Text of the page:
You’re ready to move on. Maybe your house is too small, you’re moving because of a job, or you want to be closer to family and friends. According to the National Association of Realtors, those are the three top reasons for selling a home.
Like all home sellers, you want your home to sell fast. Here are four ways to help accomplish that:
Set a realistic price. Many home buyers want to ‘test the market’ by setting a high price on their home. But most buyers won’t even make an offer on a property that’s priced out of line with similar homes in the area. You definitely do not want to leave money on the table. But the strategy of setting a too-high price on a home just to see what happens isn’t a viable strategy. Properties with inflated prices stay on the market longer than average and often sell for less than homes that are fairly priced to start with.
Don’t put up the sign until the house is ready. Even though you’re ready to sell, is your house ready to be shown? Fix the leaky faucet, repaint the dingy dining room and replace the broken front step before you list the house. You’ve lived with these annoyances for years, but these problems can distract a buyer.
Make the house easy to show. Keep your schedule flexible. Although it’s inconvenient to tidy up on a Tuesday night, it’s in your best interests to make it as easy as possible for people who may want to purchase your home.
Leave home. When buyers view your house, you should be anywhere but at home. Prospective buyers will feel uncomfortable looking through a home when you’re present, and they want to be free to discuss the pros and cons of the house without fear of offending the owners.
Do you think student-loan debt is preventing you from buying a house? A recent survey by the National Association of Realtors supports that opinion.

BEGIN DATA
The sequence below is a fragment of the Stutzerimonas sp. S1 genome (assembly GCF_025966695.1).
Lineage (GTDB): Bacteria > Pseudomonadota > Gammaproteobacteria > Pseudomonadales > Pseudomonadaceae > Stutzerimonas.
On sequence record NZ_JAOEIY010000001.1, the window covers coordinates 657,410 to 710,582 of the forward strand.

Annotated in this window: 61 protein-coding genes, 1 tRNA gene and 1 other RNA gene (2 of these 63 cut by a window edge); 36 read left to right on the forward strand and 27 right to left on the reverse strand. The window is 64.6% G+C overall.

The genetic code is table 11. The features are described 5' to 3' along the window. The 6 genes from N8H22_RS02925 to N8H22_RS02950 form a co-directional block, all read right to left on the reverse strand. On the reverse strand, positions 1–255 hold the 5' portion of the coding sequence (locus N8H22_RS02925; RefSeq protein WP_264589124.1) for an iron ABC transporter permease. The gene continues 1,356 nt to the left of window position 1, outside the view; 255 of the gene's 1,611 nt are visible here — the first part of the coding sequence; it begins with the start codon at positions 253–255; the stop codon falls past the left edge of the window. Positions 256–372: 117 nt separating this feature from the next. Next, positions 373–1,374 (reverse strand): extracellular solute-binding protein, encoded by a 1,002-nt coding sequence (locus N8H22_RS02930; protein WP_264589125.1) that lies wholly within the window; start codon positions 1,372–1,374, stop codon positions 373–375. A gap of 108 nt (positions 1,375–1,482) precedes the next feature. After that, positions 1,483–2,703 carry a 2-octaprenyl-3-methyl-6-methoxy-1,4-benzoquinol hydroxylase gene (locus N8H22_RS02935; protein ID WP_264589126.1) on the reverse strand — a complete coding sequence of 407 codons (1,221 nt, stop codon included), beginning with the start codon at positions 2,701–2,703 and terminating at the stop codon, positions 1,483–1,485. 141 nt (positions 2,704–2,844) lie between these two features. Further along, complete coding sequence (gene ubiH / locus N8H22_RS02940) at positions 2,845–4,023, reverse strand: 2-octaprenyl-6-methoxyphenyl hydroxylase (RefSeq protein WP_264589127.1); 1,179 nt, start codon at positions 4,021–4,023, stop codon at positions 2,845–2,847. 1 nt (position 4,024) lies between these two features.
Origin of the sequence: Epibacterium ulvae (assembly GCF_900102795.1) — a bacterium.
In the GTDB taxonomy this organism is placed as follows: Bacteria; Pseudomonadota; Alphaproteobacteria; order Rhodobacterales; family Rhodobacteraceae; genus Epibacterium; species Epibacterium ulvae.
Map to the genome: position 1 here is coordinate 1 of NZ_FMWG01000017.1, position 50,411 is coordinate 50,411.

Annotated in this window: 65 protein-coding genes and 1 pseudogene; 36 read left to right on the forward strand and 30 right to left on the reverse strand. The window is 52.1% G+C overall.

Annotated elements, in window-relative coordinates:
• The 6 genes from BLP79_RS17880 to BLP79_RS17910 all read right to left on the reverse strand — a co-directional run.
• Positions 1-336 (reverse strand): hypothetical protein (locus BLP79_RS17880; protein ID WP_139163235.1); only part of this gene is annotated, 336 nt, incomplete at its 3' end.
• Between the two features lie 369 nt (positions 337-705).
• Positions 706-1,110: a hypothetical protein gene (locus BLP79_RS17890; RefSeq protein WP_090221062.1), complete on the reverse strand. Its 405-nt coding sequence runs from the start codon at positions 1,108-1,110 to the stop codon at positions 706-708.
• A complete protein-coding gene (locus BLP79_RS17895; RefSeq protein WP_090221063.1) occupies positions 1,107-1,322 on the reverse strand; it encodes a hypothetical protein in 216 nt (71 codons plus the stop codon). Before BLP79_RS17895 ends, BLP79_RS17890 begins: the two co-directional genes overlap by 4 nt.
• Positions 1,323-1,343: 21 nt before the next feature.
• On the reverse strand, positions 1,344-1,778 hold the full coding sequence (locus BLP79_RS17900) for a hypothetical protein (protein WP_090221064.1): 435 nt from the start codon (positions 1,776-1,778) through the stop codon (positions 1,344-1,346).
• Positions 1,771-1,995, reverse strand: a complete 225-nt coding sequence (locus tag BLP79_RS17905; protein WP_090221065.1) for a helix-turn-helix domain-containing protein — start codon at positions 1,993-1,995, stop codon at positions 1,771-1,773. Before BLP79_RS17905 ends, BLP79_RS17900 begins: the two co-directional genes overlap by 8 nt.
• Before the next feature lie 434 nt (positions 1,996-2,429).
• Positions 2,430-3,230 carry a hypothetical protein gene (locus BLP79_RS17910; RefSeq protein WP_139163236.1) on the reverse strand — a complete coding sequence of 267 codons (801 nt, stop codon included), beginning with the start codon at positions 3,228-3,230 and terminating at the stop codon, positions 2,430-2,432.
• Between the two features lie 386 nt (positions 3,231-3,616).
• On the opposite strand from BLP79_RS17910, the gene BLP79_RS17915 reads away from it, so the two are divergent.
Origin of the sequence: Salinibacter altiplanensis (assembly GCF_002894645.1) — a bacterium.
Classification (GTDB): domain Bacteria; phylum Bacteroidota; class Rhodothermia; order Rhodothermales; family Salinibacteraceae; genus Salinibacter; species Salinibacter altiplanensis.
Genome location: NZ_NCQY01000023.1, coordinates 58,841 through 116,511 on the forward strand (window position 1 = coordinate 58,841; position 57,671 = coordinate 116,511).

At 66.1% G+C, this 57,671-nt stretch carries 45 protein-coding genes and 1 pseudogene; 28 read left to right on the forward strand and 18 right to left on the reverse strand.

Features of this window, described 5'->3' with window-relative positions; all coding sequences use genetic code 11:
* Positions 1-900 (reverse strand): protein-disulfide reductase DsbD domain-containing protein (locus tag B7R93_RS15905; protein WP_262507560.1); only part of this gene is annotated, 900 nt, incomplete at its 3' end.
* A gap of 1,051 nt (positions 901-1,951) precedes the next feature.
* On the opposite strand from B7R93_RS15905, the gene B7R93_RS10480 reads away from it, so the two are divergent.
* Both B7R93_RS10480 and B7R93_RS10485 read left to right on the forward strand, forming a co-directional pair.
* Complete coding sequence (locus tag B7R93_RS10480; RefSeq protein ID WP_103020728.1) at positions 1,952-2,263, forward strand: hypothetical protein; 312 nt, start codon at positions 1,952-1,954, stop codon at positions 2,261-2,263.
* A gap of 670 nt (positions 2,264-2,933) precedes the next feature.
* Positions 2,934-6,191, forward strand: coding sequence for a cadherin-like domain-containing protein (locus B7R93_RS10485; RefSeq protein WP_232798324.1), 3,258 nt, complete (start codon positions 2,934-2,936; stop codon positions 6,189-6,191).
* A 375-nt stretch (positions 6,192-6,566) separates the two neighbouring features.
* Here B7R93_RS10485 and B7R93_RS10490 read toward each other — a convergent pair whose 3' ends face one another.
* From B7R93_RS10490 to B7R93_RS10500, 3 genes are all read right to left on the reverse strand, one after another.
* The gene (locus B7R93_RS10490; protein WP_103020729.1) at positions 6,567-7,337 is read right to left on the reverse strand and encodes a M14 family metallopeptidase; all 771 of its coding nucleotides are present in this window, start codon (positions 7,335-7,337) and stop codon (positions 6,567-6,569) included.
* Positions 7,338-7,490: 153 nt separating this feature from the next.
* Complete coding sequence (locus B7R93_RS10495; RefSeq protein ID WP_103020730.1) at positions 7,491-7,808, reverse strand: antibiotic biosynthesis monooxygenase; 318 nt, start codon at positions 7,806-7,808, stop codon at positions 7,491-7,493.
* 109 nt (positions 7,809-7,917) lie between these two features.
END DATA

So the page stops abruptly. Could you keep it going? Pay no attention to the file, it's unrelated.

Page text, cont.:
The survey found that 71 percent of non-homeowners who are current in their student loans believe their debt is holding them back from purchasing a home. The results also revealed that student debt caused four in 10 borrowers to postpone moving out of a family member’s household after graduating college.
However, your loan application doesn’t get approved or rejected by survey results. It’s approved by a lender who considers your individual financial situation.
The lender wants to know that you can handle the mortgage payment. Because the ratio of your debt to your income is so important to your loan application, the higher your income and the lower your debts, the better your chances of getting your loan application approved.
Keep in mind that more than your student loans go into your debt-to-income ratio; car loans and credit card payments all count, too.
Here are four ways to be a better loan applicant:
- Have a plan to pay off debt and build your savings, and make progress each month toward your goals.
- Consider consolidating high-rate credit card debt into a lower-rate loan or card.
- Work to spend less on entertainment, vacations and other non-essential expenses.
- Avoid new debt.
If you are selling your home, it’s important to keep safety in mind. Although problems are unlikely, it’s always a good idea to do whatever you can to protect your family and personal belongings. Here are several ways to make your selling experience as worry-free as possible.
Work with a real estate agent. People will notice when the for-sale sign goes up in your front yard. You may even get a few prospective buyers stopping by unannounced, asking if they can take a peek inside. Protect yourself by asking all buyers to schedule a showing through your agent.
Remove jewelry and valuables. If you have a habit of tossing your watch on a bedside table, it’s probably best to find a new spot while your house is on the market. Likewise, consider moving cash, savings bonds, jewelry, and other valuables to an off-site location, such as a safe deposit box.
Lock up paperwork. Keep mail, bills and financial statements in a secure location and not laying on countertops or on top of desks.
Clean out your medicine cabinets. Remove all prescription medications.
It won’t be long before we will feel the chill of winter approaching. Is your home ready? The good news is that winterizing your home doesn’t have to be costly or time consuming. With a free afternoon (or two!) and a little elbow grease, here are some simple steps you can take to prepare your home for winter: